I've been fiddling with this post since lunch time, and it's gone absolutely nowhere. It's a given that I write every day, whether the result is publishable or not. To be fair, sometimes stuff is work related but still writing. That counts as much in my book as the postable stuff. As do the notes I keep in little notebooks, assuming what I've written is coherent and not just random scrawl and ideas.
Lately, finding postable material has been difficult, in part because of my own state of mind and the state of the world--how tired am I of saying that?--in part because the current routine of my life is not worth documenting publicly. (But I had the son laughing so hard he was crying tonight when I opined that the reason his knee surgery took over three hours was because it took them two hours to shave all the hair off his leg. We cannot figure out what Neanderthal ancestor is responsible for all of this child's body hair).
Then I thought about it a bit and decided why not a work-in-progress post? I'm always talking about process, so why not just let the process show for once?
(Mostly because I'm a perfectionist and I like perfect posts. I love that moment when I've been writing and suddenly it all comes together, suddenly it all makes sense. But little makes sense these days, days when I have to worry that the teens who stop me on the street mean mischief or that the wild-eyed man in the grocery is going to start shooting. Also, I tend to adjust the tone so they sound a little more hopeful than I've felt lately.)
I should blog the moment I get up in the morning because my day tends to degenerate from there. By lunch time, I have learned that people have been murdered in Binghamton, or two people were killed in the town where I used to live, at an intersection through which I drove or walked just about every day, often with my very small children in tow, or in a stroller, for 10 years. We all talked about the danger of that road.
The world. It leaves me angry. It leaves me weary.
But enough about that.
CL and I had fun last night at Book Soup. The store was pretty packed, and Heather told some funny stories, and read a bit from her new book. Then she signed all those books. She's so nice, and had far more patience than I ever would have at that stage in pregnancy. But then I was one of those people who had 24/7 morning sickness for six months, and only felt well in my seventh month of pregnancy (and with the son, spent it running around Central and South America) before degenerating back into an anemic, exhausted and starving wreck for the remainder. Oh, with carpal tunnel syndrome in both hands! With the daughter, I wasn't allowed to do anything from the 8th week on, which was great fun with a 2-1/2 year old boy on hand. It's no wonder we only have the two.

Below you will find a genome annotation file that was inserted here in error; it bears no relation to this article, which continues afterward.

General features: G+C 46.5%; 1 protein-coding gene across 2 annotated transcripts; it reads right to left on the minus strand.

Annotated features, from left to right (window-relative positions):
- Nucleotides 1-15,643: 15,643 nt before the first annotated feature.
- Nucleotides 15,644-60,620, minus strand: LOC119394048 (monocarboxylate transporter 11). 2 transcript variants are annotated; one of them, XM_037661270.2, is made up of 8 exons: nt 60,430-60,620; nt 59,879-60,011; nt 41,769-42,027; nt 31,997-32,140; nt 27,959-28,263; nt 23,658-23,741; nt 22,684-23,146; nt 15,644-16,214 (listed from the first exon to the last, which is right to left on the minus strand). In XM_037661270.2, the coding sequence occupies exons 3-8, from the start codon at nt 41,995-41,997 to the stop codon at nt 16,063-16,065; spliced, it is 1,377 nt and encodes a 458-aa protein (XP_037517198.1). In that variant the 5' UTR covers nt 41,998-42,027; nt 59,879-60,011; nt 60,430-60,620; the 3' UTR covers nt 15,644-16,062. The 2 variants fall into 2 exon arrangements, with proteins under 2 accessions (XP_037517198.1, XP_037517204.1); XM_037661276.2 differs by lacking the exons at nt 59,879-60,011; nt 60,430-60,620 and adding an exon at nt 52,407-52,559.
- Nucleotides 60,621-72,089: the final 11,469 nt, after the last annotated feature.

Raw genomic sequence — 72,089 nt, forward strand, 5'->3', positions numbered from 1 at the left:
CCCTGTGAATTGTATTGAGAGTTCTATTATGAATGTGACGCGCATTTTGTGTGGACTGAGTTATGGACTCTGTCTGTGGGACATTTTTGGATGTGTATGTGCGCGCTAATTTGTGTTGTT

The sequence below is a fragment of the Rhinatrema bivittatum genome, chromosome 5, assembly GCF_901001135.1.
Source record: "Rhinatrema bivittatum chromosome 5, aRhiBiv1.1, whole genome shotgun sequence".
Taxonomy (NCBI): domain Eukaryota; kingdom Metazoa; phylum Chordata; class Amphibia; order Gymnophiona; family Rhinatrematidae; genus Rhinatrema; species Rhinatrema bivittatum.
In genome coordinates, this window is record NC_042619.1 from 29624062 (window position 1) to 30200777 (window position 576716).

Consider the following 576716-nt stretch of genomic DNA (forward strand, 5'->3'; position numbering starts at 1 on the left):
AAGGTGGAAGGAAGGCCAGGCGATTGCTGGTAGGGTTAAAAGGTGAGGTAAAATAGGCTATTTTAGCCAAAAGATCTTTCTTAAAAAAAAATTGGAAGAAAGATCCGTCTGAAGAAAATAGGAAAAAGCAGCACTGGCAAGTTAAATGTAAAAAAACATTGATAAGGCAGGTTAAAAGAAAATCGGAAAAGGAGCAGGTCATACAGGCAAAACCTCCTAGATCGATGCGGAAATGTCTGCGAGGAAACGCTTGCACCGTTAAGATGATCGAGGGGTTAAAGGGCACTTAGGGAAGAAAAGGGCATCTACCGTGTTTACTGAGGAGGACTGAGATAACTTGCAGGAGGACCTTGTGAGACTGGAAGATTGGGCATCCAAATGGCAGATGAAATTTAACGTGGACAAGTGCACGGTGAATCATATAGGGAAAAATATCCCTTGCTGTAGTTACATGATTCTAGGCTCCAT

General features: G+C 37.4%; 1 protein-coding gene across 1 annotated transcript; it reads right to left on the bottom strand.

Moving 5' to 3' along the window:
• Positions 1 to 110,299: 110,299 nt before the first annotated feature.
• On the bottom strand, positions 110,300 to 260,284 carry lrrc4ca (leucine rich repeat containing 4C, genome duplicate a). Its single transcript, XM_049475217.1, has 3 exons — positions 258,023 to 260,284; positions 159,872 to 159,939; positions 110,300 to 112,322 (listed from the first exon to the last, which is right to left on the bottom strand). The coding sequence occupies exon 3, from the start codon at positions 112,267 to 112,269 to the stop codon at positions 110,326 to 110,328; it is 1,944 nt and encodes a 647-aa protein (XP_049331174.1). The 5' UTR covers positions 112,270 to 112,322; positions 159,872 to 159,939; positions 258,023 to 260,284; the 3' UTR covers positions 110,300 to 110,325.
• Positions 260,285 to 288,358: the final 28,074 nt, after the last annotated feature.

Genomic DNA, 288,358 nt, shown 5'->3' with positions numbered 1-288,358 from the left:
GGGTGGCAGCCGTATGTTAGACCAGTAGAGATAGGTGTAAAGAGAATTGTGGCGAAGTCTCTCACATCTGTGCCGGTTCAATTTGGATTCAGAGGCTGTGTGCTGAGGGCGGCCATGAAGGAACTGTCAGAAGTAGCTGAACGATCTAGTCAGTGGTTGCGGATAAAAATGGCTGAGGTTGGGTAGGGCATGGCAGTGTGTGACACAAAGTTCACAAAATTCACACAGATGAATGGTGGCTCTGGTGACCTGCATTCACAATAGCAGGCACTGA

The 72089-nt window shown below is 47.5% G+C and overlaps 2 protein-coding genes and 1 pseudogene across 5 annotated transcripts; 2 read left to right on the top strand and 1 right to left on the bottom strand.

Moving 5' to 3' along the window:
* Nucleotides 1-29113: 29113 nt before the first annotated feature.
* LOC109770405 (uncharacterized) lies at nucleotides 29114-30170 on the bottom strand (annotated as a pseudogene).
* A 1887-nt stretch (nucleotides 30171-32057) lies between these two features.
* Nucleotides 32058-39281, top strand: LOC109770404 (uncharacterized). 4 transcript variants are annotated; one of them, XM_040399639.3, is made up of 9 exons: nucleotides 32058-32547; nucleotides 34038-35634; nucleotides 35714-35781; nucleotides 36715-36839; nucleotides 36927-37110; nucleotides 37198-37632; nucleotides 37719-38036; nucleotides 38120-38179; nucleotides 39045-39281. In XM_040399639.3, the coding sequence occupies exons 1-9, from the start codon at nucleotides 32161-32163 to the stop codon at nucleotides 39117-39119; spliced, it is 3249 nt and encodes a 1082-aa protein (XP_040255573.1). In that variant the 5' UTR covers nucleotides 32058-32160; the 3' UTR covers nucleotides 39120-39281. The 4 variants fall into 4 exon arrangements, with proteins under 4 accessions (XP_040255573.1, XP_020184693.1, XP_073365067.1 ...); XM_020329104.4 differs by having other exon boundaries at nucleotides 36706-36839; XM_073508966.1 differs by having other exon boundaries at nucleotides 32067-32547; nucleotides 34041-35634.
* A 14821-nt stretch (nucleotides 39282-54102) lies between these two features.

Driving down Sunset, CL and I traded stories of our younger selves. The Strip brings on that disconnect, a gap between past and present me. Younger me never cared if people looked or talked, rarely noticed. But last night I watched people watch, faces impassive, thinking "is that someone?" I'm frequently recognized, though not for who I am. I have doppelgangers everywhere: a tennis player (who, oddly, shared my name before I married and changed it), a cellist with the National Symphony. At a party one evening, a man I'd never seen ran up to me, threw his arms around me and yelled, "Peggy!" I thought it was some bizarre joke until he realized his mistake and apologized profusely.
The girl who used to visit clubs on the Strip never noticed, didn't care. Last night, I felt, acutely, my status as well-heeled, middle-aged So Cal female. I didn't like it.
Now I've got a week to prepare myself for my trip back to D.C. Who goes there? Last time, I was the same girl who traversed Sunset with friends, laughing, dancing at clubs. Now? Isn't that the question.
Someone in the audience asked Heather what she'd say to the younger self who started blogging years ago. Heather made the comment that she's not necessarily proud of the person she used to be and all I could think was 'Lady, alot of us would like to smack around our younger selves, and that's called growing up.' But in growing up, I've also learned to bear my younger self less ill will and I've allowed myself to admit that she had some pretty good qualities, too.
It hasn't escaped my notice that the same weekend last year, I was laying ghosts to rest. I am not setting out to accomplish anything this time, except perhaps for forward motion.
And that's what fiddling looks like. Not pretty (she laughs). Not all the bits are there: life as a symphony had already been removed, along with how mid-April last year I barreled straight into the scherzo. I liked that though, and oh dear God, is scherzo apt.
Go listen to some good music: "A Day in the Life" from the album Sgt. Pepper's Lonely Hearts Club Band by The Beatles.